When a doctor told Susan Levin her 4-year-old son, Ben, was autistic, she was shocked. It was October 2007, and autism wasn’t mentioned in the media nearly as much as it is today.
“I remember thinking, ‘Oh my God. What are we going to do?’ ” Levin recalls. “Everyone knew autism was a lifelong disorder and couldn’t be cured.”
Except that in Ben’s case, it could be. And it was.
The family’s journey — the many treatments tried and dismissed, from biomedical interventions to speech therapy to occupational therapy and more — is detailed in her new memoir, “Unlocked: A Family Emerging From the Shadows of Autism.”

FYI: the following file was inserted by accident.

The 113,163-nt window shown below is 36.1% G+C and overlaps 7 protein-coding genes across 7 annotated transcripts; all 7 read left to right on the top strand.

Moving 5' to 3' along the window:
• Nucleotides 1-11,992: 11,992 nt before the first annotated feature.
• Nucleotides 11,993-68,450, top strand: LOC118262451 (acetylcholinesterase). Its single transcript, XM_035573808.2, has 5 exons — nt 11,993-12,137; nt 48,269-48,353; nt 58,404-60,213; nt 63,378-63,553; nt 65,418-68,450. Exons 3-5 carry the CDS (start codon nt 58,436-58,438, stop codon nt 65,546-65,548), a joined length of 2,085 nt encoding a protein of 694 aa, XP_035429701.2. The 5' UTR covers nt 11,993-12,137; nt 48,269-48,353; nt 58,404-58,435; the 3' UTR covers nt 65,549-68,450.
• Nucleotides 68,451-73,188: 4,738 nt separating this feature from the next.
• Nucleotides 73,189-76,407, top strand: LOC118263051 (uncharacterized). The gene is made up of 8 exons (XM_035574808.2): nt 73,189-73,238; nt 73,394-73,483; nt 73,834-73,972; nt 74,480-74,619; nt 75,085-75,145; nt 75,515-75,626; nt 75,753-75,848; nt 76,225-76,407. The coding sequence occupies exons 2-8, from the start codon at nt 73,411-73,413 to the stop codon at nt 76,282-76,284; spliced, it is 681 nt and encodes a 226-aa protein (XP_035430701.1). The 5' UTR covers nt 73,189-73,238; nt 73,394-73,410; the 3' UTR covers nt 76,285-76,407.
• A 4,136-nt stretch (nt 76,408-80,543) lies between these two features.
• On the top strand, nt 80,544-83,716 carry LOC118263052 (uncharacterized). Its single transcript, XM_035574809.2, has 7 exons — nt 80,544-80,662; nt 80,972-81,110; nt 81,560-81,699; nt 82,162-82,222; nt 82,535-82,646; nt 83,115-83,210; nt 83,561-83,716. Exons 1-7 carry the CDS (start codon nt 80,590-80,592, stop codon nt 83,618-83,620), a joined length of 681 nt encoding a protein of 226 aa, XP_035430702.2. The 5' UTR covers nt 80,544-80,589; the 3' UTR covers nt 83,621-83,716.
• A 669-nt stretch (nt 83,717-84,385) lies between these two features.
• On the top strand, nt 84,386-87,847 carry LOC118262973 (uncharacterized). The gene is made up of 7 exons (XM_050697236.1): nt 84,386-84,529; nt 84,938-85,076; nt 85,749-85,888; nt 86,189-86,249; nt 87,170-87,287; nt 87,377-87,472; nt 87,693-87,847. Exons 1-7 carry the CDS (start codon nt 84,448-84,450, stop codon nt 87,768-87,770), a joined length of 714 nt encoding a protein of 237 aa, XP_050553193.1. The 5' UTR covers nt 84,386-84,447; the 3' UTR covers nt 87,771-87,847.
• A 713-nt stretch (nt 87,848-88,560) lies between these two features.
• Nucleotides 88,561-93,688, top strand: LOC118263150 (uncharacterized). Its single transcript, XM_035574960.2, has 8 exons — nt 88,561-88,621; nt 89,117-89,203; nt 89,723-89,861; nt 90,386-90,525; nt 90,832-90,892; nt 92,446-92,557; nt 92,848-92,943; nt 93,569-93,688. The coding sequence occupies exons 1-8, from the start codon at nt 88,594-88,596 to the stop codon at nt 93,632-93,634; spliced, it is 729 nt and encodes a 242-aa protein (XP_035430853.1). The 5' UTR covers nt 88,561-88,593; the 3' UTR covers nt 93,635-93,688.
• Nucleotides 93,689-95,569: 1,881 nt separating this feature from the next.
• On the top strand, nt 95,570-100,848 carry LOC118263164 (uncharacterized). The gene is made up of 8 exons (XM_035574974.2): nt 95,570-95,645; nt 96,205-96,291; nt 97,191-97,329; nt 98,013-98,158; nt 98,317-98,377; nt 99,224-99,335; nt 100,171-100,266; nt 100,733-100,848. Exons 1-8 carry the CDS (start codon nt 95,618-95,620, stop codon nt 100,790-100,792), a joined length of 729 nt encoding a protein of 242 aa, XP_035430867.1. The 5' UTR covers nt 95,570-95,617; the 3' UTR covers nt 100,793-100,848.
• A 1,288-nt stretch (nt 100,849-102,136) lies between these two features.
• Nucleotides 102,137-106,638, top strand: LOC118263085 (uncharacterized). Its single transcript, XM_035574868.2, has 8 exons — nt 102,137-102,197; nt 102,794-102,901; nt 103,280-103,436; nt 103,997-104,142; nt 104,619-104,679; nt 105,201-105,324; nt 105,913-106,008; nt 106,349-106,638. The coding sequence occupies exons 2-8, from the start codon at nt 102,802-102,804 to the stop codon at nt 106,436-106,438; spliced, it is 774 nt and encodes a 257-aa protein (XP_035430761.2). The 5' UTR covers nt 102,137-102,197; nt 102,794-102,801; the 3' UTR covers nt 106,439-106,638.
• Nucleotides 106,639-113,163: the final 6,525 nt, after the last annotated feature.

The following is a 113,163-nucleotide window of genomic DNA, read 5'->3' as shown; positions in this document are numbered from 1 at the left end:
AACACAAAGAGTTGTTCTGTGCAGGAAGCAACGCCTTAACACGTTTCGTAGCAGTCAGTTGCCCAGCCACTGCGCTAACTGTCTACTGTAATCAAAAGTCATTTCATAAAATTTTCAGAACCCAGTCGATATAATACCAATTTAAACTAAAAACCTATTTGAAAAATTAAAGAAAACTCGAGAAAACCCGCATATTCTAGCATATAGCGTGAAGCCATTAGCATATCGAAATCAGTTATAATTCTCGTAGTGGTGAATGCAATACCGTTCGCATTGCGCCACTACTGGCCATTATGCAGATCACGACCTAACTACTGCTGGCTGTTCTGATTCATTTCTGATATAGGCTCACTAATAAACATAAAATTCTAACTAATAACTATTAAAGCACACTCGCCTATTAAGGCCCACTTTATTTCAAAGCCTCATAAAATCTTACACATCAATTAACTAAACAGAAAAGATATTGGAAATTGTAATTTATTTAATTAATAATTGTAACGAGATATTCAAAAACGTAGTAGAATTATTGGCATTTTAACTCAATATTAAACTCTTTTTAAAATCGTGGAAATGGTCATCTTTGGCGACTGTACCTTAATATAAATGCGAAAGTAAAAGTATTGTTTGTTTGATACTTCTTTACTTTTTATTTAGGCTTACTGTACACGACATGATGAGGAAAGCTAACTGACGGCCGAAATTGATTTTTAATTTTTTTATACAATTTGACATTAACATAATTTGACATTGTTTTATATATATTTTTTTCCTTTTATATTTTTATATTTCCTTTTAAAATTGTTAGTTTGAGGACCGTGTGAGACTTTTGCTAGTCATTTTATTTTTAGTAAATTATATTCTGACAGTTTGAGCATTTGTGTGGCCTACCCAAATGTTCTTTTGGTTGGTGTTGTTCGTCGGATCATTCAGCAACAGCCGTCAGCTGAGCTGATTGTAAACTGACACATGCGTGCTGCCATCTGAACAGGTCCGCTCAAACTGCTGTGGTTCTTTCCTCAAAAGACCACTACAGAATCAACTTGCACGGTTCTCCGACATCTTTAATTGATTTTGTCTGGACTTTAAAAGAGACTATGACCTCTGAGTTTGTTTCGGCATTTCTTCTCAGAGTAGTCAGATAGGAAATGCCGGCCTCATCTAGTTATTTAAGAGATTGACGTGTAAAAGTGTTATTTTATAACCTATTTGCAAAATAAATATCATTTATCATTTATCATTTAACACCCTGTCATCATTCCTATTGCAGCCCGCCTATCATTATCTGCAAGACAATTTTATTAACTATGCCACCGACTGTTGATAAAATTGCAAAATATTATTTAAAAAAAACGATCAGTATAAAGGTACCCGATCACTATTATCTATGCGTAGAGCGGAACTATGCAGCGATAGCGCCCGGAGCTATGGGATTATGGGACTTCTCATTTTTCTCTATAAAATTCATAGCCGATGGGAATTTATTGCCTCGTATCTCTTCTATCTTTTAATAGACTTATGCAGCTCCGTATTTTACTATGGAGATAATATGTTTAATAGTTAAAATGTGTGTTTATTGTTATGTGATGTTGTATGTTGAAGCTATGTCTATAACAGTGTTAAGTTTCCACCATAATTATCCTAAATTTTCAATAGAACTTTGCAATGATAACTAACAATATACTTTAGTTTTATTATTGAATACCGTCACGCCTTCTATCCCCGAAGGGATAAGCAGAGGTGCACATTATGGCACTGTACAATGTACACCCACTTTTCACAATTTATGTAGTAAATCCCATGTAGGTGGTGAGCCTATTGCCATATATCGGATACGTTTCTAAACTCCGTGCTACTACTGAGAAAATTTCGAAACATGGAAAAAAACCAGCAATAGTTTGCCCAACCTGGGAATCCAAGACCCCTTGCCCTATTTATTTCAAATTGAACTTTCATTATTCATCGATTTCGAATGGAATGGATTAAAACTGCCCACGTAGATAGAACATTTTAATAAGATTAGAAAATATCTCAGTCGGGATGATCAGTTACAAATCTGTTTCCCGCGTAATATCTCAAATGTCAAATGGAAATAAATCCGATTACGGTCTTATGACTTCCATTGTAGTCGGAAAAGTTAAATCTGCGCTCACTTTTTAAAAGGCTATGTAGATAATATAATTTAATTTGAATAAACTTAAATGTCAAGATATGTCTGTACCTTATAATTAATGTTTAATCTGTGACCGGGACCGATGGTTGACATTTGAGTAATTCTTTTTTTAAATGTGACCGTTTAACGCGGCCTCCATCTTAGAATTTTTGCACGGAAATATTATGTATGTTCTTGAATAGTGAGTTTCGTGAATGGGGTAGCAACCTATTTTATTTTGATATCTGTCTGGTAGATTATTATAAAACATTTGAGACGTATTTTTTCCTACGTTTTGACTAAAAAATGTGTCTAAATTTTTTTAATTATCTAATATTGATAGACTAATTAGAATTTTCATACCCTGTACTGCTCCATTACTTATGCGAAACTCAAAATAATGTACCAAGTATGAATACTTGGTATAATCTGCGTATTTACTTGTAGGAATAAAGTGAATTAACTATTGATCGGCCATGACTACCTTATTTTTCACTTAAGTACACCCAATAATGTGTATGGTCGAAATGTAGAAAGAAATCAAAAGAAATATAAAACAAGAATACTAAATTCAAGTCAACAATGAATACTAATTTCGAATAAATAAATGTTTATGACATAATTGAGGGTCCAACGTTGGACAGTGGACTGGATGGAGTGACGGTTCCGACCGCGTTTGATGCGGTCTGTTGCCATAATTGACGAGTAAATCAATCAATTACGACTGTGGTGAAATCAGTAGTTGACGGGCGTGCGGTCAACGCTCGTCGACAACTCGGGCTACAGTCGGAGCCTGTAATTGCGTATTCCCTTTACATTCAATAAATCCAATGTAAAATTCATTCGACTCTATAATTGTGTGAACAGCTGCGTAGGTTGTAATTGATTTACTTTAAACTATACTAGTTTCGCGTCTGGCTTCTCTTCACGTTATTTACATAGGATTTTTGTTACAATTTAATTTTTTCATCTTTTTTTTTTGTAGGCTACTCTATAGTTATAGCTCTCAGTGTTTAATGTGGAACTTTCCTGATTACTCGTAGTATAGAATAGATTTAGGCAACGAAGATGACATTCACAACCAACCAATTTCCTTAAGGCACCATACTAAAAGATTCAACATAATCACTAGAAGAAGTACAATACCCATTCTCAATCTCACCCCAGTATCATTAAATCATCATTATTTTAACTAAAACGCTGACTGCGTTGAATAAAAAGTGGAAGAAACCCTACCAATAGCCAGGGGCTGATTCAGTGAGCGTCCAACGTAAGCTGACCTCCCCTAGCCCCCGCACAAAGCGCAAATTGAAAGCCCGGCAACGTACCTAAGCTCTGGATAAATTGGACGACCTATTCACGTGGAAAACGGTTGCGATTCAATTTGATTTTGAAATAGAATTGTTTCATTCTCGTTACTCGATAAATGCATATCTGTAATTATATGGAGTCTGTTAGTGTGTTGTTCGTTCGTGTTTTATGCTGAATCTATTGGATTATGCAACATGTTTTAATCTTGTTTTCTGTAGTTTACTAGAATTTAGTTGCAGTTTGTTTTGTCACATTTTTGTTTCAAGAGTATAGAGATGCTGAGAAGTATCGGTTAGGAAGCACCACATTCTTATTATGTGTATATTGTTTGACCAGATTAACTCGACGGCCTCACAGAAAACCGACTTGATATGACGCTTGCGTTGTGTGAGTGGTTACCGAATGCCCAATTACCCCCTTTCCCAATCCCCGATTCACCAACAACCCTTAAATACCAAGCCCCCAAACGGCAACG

Levin doesn’t call this particular cure a silver bullet for autism: There is no silver bullet, no one-size-fits-all approach. Rather, she credits his transformation to a number of things, including a home based and child centered social-relational program called the Son-Rise Program.
But one of the biggest factors was what was on his plate.
“Hippocrates was right when he advised, ‘Let food be thy medicine and medicine be thy food,’ ” she says.